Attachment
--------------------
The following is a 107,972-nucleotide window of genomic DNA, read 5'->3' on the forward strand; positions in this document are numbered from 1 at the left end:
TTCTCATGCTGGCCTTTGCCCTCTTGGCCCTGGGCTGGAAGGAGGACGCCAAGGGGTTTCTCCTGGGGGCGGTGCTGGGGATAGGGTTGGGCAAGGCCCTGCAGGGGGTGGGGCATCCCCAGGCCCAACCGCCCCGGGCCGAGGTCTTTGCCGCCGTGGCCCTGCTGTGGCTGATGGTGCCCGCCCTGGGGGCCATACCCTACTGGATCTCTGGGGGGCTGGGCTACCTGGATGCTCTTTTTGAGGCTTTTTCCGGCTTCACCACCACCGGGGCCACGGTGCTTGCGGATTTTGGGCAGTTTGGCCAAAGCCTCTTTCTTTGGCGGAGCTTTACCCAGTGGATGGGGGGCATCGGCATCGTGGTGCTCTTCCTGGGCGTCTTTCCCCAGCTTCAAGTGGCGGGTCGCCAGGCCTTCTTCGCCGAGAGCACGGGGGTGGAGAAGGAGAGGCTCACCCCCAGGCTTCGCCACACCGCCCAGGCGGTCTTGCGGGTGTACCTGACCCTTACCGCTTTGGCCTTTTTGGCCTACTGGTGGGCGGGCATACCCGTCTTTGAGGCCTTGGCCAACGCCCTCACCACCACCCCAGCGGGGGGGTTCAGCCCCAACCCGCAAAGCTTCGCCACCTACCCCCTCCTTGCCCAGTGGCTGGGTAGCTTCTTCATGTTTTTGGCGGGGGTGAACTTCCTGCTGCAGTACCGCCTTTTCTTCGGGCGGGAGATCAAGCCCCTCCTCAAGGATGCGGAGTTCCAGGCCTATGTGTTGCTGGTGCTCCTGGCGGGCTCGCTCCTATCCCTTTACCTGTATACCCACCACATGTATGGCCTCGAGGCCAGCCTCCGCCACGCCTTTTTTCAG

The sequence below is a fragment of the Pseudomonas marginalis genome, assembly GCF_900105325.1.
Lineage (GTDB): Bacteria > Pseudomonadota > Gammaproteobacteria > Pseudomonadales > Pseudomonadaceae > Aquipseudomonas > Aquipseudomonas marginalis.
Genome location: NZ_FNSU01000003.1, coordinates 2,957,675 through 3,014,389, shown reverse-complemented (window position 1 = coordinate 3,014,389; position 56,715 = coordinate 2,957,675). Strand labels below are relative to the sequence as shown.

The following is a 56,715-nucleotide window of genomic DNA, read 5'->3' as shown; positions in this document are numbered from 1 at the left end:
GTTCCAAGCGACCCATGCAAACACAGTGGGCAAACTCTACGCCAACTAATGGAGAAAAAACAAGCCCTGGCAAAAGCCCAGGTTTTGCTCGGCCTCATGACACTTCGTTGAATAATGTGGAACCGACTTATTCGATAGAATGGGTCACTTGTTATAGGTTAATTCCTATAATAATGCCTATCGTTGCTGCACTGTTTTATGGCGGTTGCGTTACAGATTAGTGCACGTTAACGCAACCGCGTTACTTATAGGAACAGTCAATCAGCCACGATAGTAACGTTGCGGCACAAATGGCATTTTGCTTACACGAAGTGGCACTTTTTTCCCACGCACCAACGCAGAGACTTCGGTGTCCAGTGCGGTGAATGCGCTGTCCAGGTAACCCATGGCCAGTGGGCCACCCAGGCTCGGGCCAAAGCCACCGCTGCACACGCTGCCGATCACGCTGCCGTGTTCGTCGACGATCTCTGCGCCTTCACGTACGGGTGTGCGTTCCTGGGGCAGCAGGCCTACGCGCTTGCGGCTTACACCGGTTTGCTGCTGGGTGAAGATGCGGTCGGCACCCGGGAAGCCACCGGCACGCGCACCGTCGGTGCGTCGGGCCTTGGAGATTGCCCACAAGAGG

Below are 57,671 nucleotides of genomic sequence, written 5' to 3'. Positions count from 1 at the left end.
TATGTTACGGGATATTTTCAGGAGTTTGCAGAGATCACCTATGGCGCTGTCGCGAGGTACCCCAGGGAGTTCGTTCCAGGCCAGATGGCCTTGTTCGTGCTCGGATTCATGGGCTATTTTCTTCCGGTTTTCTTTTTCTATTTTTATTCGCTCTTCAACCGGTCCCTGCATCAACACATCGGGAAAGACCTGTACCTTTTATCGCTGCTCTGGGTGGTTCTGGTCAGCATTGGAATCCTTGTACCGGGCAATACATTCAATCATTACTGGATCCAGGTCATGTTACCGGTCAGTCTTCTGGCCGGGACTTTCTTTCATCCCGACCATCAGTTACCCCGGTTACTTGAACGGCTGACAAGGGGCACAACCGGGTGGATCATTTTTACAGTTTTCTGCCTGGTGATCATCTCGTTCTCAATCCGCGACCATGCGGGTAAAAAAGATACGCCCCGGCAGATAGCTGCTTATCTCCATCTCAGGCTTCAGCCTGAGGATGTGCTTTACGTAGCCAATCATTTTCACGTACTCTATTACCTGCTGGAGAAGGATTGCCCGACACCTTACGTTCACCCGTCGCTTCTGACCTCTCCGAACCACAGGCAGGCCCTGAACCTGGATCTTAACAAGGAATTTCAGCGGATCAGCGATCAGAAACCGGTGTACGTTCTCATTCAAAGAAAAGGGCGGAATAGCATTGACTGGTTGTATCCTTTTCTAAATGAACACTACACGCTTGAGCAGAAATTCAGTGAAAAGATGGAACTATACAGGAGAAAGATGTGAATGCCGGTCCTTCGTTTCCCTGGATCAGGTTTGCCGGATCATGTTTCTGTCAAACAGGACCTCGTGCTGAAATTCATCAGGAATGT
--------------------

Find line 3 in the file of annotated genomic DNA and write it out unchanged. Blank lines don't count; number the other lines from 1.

The sequence below is a fragment of the Pseudomonas marginalis genome, assembly GCF_900105325.1.